A prominent feature of coronaviruses is the presence of a large glycoprotein spike (S) protruding from the viral particle. The specific interactions of a material with S determine key aspects such as its possible role for indirect transmission or its suitability as a virucidal material. Here, we consider all-atom molecular dynamics simulations of the interaction between a polymer surface (polystyrene) and S in its up and down conformations.
Polystyrene is a commonly used plastic found in electronics, toys, and many other common objects. Also, previous atomic force microscopy (AFM) experiments showed substantial adhesion of S over polystyrene, stronger than in other common materials. Our results show that the main driving forces for the adsorption of the S protein over polystyrene were hydrophobic and π–π interactions with S amino acids and glycans. The interaction was stronger for the case of S in the up conformation, which exposes one highly flexible receptor binding domain (RBD) that adjusts its conformation to interact with the polymer surface. In this case, the interaction has similar contributions from the RBD and glycans. In the case of S in the down conformation, the interaction with the polystyrene surface was weaker and it was dominated by glycans located near the RBD. We do not find significant structural changes in the conformation of S, a result which is in deep contrast to our previous results with another hydrophobic surface (graphite). Our results suggest that SARS-CoV-2 virions may adsorb strongly over plastic surfaces without significantly affecting their infectivity.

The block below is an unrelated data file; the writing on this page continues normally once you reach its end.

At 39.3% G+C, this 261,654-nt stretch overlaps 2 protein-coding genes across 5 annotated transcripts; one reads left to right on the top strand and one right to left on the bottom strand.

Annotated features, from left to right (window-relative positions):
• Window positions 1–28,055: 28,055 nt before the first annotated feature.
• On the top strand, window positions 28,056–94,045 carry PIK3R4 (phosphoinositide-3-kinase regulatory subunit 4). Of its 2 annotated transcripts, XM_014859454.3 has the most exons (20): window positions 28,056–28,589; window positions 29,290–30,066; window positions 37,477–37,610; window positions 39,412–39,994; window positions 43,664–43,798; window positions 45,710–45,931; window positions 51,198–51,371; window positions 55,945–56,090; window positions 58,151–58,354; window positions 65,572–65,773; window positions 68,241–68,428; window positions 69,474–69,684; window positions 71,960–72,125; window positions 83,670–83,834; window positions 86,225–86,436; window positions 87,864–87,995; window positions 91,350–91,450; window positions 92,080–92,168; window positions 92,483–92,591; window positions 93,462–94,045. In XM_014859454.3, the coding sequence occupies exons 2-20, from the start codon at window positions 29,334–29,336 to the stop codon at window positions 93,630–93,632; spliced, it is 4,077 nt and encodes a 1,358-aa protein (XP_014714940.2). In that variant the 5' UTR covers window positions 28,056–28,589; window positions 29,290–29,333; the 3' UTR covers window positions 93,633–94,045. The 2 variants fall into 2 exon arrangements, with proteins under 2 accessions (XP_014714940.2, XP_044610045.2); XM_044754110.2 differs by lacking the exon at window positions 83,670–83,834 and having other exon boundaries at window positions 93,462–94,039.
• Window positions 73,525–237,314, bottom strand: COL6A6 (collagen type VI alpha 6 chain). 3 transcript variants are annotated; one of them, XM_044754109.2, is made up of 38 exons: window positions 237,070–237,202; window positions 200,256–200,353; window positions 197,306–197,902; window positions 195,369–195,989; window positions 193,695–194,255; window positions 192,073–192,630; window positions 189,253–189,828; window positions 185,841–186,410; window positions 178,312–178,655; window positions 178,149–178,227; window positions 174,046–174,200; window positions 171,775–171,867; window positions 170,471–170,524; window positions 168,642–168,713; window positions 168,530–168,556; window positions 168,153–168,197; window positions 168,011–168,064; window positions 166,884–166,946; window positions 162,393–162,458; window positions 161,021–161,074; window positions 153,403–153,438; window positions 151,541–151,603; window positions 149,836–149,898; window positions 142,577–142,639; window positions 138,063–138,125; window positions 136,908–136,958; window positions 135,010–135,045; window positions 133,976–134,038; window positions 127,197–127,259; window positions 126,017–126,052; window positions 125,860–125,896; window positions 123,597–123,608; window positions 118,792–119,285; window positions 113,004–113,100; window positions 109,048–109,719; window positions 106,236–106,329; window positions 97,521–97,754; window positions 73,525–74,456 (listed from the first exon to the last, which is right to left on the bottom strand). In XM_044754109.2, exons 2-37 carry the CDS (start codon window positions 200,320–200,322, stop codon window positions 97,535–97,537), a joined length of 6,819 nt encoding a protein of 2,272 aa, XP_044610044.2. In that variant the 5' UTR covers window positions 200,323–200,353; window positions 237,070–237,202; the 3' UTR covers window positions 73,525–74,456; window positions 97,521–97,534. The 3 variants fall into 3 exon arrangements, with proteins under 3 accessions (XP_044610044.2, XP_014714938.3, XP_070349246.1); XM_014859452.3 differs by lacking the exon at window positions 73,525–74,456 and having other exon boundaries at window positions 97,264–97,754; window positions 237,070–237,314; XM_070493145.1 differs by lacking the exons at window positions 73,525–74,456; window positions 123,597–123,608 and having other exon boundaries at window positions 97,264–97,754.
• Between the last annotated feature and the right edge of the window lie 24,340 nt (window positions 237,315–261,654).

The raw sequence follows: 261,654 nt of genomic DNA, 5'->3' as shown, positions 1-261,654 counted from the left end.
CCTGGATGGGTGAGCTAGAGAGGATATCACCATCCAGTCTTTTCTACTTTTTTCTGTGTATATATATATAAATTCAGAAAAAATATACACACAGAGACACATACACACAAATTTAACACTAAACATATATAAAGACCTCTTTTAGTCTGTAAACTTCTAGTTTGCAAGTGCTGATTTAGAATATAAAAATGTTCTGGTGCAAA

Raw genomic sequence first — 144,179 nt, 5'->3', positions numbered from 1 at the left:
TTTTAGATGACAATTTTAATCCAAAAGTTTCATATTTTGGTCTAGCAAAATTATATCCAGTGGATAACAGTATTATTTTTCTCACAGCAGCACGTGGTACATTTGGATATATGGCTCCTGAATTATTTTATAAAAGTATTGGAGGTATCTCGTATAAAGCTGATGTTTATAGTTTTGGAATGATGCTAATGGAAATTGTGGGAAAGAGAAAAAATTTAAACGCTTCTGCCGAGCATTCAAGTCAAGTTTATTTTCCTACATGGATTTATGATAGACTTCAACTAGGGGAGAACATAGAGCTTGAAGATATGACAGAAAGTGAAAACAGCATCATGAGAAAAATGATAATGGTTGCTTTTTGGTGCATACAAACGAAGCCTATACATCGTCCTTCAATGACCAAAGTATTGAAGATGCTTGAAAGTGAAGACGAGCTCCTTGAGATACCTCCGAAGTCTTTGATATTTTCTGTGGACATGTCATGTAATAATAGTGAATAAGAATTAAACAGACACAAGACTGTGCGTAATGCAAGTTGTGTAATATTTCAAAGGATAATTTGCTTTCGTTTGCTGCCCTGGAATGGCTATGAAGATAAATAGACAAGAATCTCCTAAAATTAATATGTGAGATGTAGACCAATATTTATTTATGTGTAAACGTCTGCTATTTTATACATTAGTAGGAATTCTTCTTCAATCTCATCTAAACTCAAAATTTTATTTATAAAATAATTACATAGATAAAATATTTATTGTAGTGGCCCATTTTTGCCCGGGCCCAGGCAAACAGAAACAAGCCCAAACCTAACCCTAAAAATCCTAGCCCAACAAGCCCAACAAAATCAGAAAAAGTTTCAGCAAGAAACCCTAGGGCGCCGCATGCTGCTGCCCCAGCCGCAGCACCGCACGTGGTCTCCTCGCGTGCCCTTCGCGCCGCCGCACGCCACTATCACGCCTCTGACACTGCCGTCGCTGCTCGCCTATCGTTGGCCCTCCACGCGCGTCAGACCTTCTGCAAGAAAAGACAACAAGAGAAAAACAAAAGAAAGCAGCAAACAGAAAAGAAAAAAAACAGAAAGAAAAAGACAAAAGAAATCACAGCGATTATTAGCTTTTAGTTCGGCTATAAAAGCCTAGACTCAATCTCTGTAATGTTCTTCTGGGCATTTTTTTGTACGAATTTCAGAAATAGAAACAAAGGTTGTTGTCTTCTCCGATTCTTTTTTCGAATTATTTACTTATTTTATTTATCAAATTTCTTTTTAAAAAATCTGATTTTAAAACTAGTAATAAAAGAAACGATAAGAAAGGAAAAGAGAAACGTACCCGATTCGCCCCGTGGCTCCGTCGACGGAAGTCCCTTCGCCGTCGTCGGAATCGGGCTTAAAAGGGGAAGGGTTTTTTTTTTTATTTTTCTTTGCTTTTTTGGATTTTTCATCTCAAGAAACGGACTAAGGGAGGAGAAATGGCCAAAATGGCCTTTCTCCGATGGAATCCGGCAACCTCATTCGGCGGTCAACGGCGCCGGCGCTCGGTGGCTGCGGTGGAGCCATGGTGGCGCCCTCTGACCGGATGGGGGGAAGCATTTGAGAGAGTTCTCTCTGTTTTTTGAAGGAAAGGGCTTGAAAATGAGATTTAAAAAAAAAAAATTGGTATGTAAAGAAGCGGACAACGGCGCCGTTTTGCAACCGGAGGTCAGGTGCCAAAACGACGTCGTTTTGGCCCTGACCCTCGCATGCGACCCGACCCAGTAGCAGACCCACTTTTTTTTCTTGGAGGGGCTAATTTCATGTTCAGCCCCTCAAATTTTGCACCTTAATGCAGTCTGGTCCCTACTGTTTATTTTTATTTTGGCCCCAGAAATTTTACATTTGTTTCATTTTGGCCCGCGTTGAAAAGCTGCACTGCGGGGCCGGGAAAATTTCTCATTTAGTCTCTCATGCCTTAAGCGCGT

Bioactive materials for therapy and diagnosis
Molecular Dynamics Simulations of Adsorption of SARS-CoV-2 Spike Protein on Polystyrene Surface